The man accused of intentionally spreading HIV to an unsuspecting partner pleaded no contest to a violating a state health code the day his trial was set to begin.
Thomas Miguel Guerra, 29, changed his plea Monday and now faces six months in jail and a $1,000 fine at his April 13 sentencing, according to the San Diego City Attorney’s office. This is San Diego County’s first prosecution of willful HIV transmission.
Guerra previously pleaded not guilty to a misdemeanor health and safety violation which forbids anyone with a contagious, infectious or communicable disease from willfully exposing someone else to it.
“Mr. Guerra pleaded no contest on my advice, although he’s always denied what he’s been accused of and continues to deny it," said Dan Rodriguez, Guerra’s attorney, in a statement.
His ex-boyfriend says the defendant intentionally deceived him about having HIV. The two started dating in April 2013, and Guerra claimed to be HIV negative, urging his boyfriend to have unprotected sex, the city attorney’s office says.
The unnamed victim, who was HIV-negative at that time, says he later asked Guerra to go get tested together. Guerra tested positive for HIV, and a week later, so did the victim, prosecutors say.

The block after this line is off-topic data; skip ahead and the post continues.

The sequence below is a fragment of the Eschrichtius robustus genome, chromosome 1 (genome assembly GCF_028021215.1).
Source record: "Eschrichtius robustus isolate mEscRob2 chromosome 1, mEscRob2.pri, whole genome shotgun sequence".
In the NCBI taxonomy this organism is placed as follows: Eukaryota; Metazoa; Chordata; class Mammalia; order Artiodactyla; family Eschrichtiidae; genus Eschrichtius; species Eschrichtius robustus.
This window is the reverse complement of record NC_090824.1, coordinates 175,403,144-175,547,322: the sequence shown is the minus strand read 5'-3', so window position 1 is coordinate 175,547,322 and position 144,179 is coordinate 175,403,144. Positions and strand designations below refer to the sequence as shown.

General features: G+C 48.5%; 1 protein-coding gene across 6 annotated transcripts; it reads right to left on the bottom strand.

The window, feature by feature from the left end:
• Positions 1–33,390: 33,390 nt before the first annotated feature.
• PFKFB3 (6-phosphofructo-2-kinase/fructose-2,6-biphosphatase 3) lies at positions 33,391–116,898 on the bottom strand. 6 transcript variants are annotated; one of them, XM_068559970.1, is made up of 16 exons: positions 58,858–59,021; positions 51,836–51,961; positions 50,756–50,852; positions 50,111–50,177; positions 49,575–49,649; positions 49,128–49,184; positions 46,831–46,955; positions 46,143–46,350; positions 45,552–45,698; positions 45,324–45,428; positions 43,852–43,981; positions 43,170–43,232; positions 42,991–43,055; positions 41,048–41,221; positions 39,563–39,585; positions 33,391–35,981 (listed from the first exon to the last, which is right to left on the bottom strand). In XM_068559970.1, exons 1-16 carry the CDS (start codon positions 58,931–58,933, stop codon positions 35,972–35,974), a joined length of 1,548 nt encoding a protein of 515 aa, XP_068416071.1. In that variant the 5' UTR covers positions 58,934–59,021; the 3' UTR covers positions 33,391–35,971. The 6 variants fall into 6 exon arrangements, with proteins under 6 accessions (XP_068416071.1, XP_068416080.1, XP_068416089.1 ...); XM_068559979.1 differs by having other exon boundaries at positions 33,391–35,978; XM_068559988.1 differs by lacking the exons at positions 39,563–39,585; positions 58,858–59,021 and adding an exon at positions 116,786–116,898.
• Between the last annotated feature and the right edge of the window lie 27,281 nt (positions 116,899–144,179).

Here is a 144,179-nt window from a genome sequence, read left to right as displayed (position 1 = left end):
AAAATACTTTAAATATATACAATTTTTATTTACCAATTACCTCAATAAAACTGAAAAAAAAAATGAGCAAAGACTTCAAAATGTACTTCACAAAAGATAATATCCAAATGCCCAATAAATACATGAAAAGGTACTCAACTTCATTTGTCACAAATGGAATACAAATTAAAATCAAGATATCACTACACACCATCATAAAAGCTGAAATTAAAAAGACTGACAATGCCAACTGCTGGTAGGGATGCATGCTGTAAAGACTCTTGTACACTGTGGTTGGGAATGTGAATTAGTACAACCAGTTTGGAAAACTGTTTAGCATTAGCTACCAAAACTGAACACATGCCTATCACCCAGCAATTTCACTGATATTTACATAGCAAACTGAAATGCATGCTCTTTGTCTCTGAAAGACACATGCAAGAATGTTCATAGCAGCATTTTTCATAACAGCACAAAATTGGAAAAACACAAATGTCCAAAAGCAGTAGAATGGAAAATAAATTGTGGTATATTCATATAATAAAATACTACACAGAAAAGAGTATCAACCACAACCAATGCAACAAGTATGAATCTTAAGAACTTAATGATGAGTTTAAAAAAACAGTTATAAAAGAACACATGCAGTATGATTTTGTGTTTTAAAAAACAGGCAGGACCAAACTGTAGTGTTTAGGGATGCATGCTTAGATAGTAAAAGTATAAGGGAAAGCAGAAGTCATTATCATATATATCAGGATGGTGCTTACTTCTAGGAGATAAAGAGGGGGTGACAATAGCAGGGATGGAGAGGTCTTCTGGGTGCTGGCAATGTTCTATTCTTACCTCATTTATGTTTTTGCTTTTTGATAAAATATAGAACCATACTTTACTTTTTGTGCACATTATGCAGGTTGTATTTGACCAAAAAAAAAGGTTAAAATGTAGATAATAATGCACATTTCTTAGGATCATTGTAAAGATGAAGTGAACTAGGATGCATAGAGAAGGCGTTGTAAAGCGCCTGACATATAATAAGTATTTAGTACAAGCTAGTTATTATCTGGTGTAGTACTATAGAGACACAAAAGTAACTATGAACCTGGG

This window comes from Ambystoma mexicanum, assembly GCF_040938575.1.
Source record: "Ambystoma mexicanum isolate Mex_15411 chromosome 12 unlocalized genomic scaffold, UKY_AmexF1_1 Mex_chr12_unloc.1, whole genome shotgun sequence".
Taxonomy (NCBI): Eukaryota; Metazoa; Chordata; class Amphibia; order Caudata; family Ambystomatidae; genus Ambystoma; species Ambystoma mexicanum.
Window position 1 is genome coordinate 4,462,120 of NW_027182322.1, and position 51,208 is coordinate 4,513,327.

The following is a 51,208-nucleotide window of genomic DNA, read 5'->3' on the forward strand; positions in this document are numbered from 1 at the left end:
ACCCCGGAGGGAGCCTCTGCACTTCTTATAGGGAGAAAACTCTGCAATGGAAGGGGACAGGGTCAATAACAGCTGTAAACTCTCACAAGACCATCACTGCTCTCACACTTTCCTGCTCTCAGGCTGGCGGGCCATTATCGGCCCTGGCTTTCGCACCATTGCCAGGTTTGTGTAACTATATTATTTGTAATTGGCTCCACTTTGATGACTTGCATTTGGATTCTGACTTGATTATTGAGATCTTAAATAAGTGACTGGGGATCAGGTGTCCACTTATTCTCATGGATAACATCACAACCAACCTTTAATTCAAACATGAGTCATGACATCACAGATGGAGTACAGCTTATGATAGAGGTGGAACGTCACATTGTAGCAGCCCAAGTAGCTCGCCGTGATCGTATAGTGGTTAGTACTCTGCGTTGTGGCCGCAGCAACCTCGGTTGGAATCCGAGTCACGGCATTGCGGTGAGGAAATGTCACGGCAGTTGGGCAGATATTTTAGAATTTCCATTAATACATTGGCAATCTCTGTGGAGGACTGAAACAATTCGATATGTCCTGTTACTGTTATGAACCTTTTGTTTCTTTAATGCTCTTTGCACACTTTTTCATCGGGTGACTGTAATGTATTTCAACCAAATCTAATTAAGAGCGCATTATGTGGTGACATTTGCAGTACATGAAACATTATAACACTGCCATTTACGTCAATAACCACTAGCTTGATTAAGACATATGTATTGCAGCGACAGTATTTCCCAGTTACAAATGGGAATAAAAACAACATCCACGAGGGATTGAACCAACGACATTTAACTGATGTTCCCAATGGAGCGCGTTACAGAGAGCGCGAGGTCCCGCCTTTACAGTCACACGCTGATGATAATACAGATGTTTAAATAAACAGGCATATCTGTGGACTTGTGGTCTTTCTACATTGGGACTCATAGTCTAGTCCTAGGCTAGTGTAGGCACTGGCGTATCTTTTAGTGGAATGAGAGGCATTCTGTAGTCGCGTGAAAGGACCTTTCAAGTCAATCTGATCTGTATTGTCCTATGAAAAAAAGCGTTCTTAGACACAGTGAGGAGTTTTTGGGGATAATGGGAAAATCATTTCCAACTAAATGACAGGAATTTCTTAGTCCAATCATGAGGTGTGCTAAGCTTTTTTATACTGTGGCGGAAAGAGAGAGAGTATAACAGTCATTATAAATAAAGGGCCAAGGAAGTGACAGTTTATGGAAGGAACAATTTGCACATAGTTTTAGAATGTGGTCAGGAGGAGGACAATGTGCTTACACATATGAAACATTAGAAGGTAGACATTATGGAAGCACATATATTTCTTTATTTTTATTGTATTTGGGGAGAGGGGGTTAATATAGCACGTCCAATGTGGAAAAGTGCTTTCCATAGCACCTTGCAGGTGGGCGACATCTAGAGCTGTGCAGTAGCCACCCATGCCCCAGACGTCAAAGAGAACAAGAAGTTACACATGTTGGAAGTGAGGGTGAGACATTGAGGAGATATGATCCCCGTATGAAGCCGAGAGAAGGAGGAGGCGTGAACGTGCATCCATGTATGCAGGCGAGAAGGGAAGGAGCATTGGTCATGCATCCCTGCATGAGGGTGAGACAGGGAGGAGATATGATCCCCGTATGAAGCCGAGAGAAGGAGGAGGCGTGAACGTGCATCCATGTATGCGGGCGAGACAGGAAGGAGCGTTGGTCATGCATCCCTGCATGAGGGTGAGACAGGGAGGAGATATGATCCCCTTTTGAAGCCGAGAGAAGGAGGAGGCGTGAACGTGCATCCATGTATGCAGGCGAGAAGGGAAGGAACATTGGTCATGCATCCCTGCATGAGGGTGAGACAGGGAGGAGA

His boyfriend soon discovered message logs on Guerra’s computer, dating back to 2007, in which he references being HIV positive. Guerra even joked in text messages about having HIV and other people not knowing it, according to an arrest warrant.
The couple broke up in August 2013, and the health code violation was brought against Guerra a year later. As he was prosecuted, a judge ordered Guerra to stay off dating websites, specifically the gay dating app Grindr.
The man who was dating Guerra at the time of his arrest said he was shocked to hear the charges against him. As the two dated for a year, the man, who did not want to be identified, said it was like living in a Lifetime movie because the suspect was so caring.
"And to go from hours away from wanting to propose to him to learning it's a Dr. Jekyll-Mr. Hyde scenario," he said, "it's hard for me to see this man is evil."
This boyfriend said he became HIV positive right before he started dating Guerra, but he told NBC 7 Guerra lied to him about his status.
He then found a texts on Guerra's phone, bragging about infecting people. He said that's why he broke up with Guerra. "I do believe there is some evil in him. It's almost sociopathic," the man told NBC 7. "He doesn't seem to care about the pain he's caused people."
He was granted a restraining order against the suspect on Oct. 28.
City Attorney Jan Goldsmith said this is the first successful prosecution of this kind of case in the state of California since the statute was adopted 20 years ago -- as far as they could find.
"What's important to us is that this law has finally been enforced and we can get this message out," said Goldsmith.
NBC 7 went to Guerra's last known address. A woman there told us he was not available to comment on this story.